In 1968 the military band of Central Command (Pikud Merkaz) recorded a song about the battle. It's not the best music we've got, and the lyrics are more dramatic than profound, but it has stuck in the communal memory and everyone can sing its refrain and snatches of the story. The final narrative line: "I don't know why I was given a medal, all I wanted to do was to get home in one piece" has acquired mythical stature, though often overlaid with irony and irreverence.

Hebrew lyrics
English translation
"It was then the morning of the second day of the war in Jerusalem. The horizon paled in the east. We were at the climax of the battle on Ammunition Hill. We'd been fighting there for three hours. A fierce battle was under way. Fatal. The Jordanians fought stubbornly. It was a position fortified in an exceptional manner. At a certain point in the fight there remained next to me only four soldiers. We went up there with a force of two platoons. I didn't know where the others were because the connection with Dudik, the platoon commander, was cut off still at the beginning of the battle. At that moment I thought that everyone had been killed."

At two, two-thirty
We entered through the stony terrain
To the field of fire and mines
Of Ammunition Hill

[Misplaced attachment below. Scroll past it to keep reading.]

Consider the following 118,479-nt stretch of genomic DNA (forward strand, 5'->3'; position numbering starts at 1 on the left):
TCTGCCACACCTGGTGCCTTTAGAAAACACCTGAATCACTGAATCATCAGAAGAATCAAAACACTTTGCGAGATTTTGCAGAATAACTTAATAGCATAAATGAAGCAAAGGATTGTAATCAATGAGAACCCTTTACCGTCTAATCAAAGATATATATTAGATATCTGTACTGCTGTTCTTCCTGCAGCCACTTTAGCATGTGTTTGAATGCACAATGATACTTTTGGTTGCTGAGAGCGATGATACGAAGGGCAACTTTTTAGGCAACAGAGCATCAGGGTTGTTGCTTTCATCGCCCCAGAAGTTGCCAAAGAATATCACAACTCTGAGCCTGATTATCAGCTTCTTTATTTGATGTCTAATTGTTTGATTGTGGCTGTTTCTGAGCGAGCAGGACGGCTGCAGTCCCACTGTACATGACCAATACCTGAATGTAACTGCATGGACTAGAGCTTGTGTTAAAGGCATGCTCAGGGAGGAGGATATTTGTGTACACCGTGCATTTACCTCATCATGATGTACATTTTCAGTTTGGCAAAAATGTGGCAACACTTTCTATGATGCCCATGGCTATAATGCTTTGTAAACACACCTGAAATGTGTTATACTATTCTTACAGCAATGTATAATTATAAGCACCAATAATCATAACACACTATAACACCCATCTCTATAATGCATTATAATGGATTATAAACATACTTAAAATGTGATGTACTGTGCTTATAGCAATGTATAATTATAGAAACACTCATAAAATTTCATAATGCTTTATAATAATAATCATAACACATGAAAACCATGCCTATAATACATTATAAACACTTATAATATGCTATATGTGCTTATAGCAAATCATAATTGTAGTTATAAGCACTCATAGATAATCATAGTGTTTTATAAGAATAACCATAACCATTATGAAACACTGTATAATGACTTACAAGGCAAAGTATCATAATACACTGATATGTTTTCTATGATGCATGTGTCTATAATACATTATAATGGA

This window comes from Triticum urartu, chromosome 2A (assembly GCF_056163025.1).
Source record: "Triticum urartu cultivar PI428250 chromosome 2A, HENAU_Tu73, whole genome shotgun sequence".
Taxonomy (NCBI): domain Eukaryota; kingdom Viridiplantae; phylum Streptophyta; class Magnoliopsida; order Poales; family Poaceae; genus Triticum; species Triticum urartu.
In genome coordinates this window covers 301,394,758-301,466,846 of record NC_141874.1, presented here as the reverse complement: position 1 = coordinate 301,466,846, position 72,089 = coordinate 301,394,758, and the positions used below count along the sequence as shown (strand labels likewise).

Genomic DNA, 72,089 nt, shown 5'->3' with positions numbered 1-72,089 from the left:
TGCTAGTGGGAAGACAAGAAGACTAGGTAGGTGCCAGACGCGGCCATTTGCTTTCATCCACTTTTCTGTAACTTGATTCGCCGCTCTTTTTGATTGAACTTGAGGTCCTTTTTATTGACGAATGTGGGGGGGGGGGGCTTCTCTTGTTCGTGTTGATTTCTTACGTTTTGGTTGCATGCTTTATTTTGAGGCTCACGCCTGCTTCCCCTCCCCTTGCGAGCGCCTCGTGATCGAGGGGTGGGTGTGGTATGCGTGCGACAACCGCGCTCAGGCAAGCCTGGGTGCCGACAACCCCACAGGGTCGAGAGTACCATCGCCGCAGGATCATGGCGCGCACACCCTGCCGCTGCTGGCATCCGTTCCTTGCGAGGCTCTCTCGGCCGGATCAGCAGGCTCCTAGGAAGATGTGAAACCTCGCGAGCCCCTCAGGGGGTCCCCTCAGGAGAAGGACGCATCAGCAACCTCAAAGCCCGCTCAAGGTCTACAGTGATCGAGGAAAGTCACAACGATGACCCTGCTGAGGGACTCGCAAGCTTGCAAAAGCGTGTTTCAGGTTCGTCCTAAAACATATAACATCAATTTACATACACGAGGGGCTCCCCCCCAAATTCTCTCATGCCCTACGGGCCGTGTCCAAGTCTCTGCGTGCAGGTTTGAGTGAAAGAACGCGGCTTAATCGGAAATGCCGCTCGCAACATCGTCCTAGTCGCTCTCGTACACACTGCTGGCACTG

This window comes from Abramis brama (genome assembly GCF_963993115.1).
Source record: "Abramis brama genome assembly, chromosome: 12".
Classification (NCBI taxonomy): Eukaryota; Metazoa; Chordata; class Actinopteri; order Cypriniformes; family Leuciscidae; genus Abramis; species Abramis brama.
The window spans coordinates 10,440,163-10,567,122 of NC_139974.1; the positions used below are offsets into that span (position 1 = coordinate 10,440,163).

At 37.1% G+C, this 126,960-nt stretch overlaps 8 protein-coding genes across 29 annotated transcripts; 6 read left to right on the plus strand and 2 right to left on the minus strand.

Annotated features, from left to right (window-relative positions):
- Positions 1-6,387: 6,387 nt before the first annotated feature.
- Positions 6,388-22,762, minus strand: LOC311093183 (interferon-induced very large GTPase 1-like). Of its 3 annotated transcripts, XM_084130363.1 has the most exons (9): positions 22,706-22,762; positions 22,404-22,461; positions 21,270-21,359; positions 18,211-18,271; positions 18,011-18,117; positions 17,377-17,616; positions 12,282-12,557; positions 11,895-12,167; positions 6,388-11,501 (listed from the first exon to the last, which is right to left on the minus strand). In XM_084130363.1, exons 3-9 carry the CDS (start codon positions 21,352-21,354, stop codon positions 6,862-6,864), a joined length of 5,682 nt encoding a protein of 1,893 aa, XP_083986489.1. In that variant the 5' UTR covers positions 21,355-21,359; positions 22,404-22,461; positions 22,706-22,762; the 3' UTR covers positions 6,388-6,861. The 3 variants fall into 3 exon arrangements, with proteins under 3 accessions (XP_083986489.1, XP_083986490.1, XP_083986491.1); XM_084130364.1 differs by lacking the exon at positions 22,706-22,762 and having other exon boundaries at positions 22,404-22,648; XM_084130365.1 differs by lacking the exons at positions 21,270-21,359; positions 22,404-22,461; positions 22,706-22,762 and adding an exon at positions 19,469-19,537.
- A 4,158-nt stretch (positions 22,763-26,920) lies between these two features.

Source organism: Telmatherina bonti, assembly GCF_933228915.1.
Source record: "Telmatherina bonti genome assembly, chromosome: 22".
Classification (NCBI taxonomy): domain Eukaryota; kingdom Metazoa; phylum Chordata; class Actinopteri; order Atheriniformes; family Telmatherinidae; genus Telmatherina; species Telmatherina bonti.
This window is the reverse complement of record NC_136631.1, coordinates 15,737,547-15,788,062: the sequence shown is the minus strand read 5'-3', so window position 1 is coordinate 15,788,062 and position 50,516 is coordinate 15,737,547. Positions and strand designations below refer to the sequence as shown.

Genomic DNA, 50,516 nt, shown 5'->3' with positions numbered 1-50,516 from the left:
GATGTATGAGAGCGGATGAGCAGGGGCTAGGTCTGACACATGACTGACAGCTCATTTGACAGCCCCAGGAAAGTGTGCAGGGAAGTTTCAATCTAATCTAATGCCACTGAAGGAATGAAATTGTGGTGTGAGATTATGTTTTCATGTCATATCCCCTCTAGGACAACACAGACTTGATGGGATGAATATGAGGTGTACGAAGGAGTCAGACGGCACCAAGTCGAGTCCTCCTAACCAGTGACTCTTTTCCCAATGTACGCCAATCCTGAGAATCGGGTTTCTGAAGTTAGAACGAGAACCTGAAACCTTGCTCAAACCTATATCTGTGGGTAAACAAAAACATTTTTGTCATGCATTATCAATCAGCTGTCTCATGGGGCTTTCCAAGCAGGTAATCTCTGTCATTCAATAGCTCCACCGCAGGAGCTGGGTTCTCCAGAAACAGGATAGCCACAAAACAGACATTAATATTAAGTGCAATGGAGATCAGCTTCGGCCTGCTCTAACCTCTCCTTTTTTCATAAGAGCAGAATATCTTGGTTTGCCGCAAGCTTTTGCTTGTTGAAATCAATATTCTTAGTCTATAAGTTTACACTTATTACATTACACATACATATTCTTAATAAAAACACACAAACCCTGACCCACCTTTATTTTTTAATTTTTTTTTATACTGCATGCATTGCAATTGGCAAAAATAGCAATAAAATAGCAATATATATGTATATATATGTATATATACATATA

Against bunkers which were fortified
And 120mm mortars
A hundred and some boys
On Ammunition Hill

The pillar of dawn had not yet risen
Half a platoon lay in blood
But we were already there at least
On Ammunition Hill

Among the walls and the mines
We left only the medics
And we ran ahead without our senses
Towards Ammunition Hill

"At that same moment a grenade was thrown from outside. Miraculously we weren't hit. I was afraid the Jordanians would throw more grenades. Someone had to run from above and cover. I didn't have time to ask who would volunteer. I sent Eitan. Eitan didn't hesitate for a moment. He climbed up and began to fire his machine gun. Sometimes he would overtake me and I'd have to yell to him to remain in line with me. That's how we crossed some 30 meters. Eitan would cover from above and we would clear the bunkers from within, until he was hit in the head and fell inside."

We went down into the trenches
Into the pits and channels